Any other year, the first Monday in May would find Anna Wintour perched atop the Metropolitan Museum of Art stairs in couture — presiding over a star-studded Met Gala that would dominate the news cycle for days.
This 2020 extravaganza was going to be especially poignant. With the theme “About Time: Fashion and Duration,” the gala was to mark the museum’s 150th anniversary. But like every major event in recent months, it has been postponed due to the coronavirus pandemic.
Meanwhile, Wintour, who is both the Vogue editor-in-chief and artistic director of publisher Condé Nast — as well as the name behind the Met’s Anna Wintour Costume Center — has found herself in the headlines for less savory reasons.
Last week, an excerpt from former Vogue editor-at-large André Leon Talley’s memoir, “Chiffon Trenches,” revealed that he has been left with “huge emotional and psychological scars” from his relationship with his longtime friend Wintour, whom he’s fallen out with in recent years.
The 70-year-old Talley acknowledges she helped his career blossom, as she has those of many big designers, but ultimately put him out to pasture and is “not capable” of “human kindness.”
Meanwhile, his friend, veteran designer Ralph Rucci, piled on in an Instagram post, writing the “door has been OPENED WIDE [to criticize Wintour]…..There has been so much personal evil and destruction, and now perhaps others will feel safe to speak.”
In simpler times, to bash Wintour, 70, would be career suicide.
But some industry insiders say the battle royale “vindicates” those who have felt snubbed by Wintour over the years and exposes cracks in the almighty power she has wielded over her fashion fiefdom for decades.
“Everyone in the industry looked at the André story and the Ralph story with a great deal of relish and schadenfreude,” a fashion editor at a competing publication tells The Post.
“I have many friends who worked at Vogue who feel vindicated,” a socialite and former Condé Nast employee tells The Post of the Talley book.
The book was originally slated to drop in May the week of the Met Gala but was moved to September because of the pandemic. Now, according to Women’s Wear Daily, the media coverage of the juicy bits has created a great deal of interest, so the book is being released on May 19.
It has proven to be horrific timing for the meticulous and savvy Wintour.
“She can’t be out and about to defend herself publicly. She loses a big platform [with the Met cancellation]. It’s her signature event and a major windfall for the magazine,” says the editor.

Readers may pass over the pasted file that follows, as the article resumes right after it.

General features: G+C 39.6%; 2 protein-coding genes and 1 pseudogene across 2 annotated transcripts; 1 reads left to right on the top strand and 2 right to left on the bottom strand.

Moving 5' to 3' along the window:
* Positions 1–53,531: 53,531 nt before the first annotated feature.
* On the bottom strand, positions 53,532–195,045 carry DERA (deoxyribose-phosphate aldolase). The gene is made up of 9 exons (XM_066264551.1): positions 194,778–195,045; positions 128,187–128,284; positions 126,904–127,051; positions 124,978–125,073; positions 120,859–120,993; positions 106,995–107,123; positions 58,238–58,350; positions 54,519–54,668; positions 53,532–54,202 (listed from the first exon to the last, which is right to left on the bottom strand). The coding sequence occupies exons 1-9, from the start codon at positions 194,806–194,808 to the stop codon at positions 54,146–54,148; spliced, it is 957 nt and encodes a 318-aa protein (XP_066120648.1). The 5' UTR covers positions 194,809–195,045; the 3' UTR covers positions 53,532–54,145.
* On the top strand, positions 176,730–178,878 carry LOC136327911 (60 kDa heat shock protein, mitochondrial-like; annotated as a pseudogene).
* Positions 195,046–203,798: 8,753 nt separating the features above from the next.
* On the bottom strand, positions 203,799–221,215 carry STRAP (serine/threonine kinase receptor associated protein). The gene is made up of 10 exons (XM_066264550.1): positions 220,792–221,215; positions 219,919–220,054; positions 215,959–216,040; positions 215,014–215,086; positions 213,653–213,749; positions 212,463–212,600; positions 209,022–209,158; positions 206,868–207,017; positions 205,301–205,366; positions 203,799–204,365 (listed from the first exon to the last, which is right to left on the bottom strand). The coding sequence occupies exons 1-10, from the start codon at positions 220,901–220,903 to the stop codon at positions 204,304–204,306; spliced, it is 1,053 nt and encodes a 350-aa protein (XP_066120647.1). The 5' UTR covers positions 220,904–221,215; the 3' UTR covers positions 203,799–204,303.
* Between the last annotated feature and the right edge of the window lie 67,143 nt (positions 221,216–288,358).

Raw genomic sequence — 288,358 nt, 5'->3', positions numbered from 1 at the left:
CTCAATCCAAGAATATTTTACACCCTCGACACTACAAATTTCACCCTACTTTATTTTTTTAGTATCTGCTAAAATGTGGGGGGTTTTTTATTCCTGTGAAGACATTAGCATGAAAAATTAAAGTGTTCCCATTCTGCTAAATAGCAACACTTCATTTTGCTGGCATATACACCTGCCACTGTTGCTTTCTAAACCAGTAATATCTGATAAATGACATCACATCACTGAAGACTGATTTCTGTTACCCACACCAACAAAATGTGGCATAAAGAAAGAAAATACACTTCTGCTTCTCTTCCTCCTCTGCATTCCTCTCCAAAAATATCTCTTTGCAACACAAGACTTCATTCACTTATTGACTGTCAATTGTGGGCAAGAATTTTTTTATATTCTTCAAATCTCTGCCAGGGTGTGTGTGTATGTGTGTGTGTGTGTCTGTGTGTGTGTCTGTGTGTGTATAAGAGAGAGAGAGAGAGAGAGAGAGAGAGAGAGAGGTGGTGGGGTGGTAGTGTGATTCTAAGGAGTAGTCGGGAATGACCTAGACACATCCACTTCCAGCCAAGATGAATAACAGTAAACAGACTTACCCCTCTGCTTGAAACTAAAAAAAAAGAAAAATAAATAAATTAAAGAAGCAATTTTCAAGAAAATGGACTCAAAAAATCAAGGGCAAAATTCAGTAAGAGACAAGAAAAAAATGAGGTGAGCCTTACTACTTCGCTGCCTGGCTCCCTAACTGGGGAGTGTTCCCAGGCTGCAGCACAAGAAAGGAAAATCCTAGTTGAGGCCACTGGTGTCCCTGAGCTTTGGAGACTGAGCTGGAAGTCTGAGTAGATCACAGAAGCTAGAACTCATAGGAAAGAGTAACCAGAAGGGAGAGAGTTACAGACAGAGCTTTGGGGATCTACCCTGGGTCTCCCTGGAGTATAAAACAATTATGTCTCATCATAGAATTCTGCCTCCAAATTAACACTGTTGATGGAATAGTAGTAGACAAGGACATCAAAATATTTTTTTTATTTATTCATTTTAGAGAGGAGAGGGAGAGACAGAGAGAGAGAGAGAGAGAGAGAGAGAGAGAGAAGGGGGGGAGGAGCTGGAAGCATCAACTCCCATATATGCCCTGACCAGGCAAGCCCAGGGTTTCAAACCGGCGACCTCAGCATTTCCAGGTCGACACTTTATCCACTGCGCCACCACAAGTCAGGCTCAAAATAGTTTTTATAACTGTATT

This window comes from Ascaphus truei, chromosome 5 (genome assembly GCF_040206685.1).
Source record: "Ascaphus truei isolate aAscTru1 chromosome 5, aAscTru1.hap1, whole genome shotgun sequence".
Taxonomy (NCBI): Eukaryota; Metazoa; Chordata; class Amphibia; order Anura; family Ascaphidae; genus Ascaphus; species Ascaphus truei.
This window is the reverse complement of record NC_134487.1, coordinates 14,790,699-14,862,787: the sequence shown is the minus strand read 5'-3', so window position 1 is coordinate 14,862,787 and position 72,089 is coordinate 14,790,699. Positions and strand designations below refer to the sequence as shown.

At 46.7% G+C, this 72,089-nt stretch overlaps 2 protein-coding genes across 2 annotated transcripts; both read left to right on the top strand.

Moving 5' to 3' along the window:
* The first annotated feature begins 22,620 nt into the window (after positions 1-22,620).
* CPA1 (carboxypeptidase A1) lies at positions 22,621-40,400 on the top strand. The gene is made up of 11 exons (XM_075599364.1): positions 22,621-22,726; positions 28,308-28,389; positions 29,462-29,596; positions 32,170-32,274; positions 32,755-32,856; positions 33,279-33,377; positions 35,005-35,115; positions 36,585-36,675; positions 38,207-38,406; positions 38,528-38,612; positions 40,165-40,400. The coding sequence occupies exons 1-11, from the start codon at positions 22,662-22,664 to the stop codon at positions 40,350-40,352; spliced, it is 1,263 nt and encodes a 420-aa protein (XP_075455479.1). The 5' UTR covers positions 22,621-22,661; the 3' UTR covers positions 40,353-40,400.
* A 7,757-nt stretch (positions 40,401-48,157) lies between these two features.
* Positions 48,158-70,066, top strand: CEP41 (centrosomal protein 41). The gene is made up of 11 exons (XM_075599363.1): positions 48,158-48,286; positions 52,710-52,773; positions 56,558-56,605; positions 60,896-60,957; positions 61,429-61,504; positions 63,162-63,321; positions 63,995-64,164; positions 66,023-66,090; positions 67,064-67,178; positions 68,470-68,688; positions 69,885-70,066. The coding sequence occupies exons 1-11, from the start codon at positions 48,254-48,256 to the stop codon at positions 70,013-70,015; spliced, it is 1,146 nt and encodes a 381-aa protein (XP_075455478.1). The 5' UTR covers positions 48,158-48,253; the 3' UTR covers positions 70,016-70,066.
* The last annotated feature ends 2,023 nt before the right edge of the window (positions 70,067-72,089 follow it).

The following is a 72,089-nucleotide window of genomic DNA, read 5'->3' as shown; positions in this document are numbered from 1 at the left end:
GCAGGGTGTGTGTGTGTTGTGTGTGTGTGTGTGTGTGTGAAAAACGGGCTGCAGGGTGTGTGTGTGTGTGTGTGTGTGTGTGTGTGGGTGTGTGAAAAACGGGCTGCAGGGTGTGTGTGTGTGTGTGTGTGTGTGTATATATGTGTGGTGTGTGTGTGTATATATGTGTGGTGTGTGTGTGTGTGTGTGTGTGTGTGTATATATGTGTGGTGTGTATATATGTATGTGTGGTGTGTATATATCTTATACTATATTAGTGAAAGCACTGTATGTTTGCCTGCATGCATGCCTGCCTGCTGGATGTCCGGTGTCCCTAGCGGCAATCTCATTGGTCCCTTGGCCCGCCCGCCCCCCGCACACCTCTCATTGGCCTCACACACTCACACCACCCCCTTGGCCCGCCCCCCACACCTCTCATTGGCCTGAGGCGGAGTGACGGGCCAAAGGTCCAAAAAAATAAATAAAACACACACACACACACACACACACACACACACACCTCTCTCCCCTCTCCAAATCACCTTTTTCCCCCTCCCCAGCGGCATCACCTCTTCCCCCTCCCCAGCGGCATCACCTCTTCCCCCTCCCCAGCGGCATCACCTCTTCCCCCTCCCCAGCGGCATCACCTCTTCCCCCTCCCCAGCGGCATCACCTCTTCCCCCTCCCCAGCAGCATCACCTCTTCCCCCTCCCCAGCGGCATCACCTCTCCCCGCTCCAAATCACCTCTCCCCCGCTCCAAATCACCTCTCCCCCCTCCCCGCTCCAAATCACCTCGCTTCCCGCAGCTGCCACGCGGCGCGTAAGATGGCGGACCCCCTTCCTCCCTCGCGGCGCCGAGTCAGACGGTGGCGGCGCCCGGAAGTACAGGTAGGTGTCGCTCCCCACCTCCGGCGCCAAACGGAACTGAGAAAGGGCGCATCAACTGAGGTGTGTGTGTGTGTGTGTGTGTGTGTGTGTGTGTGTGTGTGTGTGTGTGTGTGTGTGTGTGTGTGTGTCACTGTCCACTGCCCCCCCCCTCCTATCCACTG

Instead, a softer Wintour has been photographed at home wearing wearing jogging pants and promoting A Common Thread, an initiative spearheaded by Vogue and the Council of Fashion Designers of America to raise money for those in the fashion industry who have been hit hard by the coronavirus pandemic.
Insiders point out that Rucci, a designer long favored by a certain old guard of socialites, was not a Vogue regular.
“To a certain extent, a lot of the designers who were left out in the cold, so to speak, probably feel like the Berlin Wall has come down — and there is something exciting about their liberation,” says Aliza Licht, who was the SVP of global communications for Donna Karan and is now host of the “Leave Your Mark” podcast. “[It’s like,] ‘Oh great, now we don’t have to care that they don’t care about us.’?”
But as an industry insider noted, the entire fashion world has been undergoing a seismic shift, where fashion brands can leverage the power of social media and celebrity dressing — meaning they aren’t necessarily as dependent on Wintour’s seal of approval. “The power of Vogue has diminished over the course of time — based on the industry evolving,” says the insider. “It’s background noise. It’s not the thing anymore.”
Talley told WWD that he sent Wintour a galley of the book and that she asked him to make a few changes, which he did. But sources told The Post that Wintour was also extremely hurt by the highly personal nature of his attacks, as were her longtime loyal colleagues at the magazine.
“They think he’s lost his marbles and don’t understand why he would do this,” says a Condé Nast insider.
“[Wintour] has a lot of people who have worked with her for a very long time who have nothing but respect and adoration for her,” says Licht. “She is a serious person who takes her job seriously. She is strategic and meticulous. Those are the qualities of a CEO.”
A source close to Wintour said her powers haven’t diminished, and she’s still the only person capable of empowering and steering the fashion world through a crisis.
“No one has rallied the fashion community as consistently as she has to create efforts to benefit our industry in times of need,” said the source pointing to Fashion’s Night Out, AIDS awareness campaign Seventh on Sale and now A Common Thread. “She continues to be a force for good. More than ever in this moment, she is the person you want in charge.”
The socialite and former Condé insider doesn’t see Wintour vacating her throne any time soon, adding that the queen can take people “snickering behind her back. Fashion is a dirty business.”
“A Moment With the Met” livestream will begin at 6 p.m. ET Monday on Vogue’s YouTube channel, and will include an address by Wintour, a performance by Florence + The Machine and a DJ set by designer Virgil Abloh.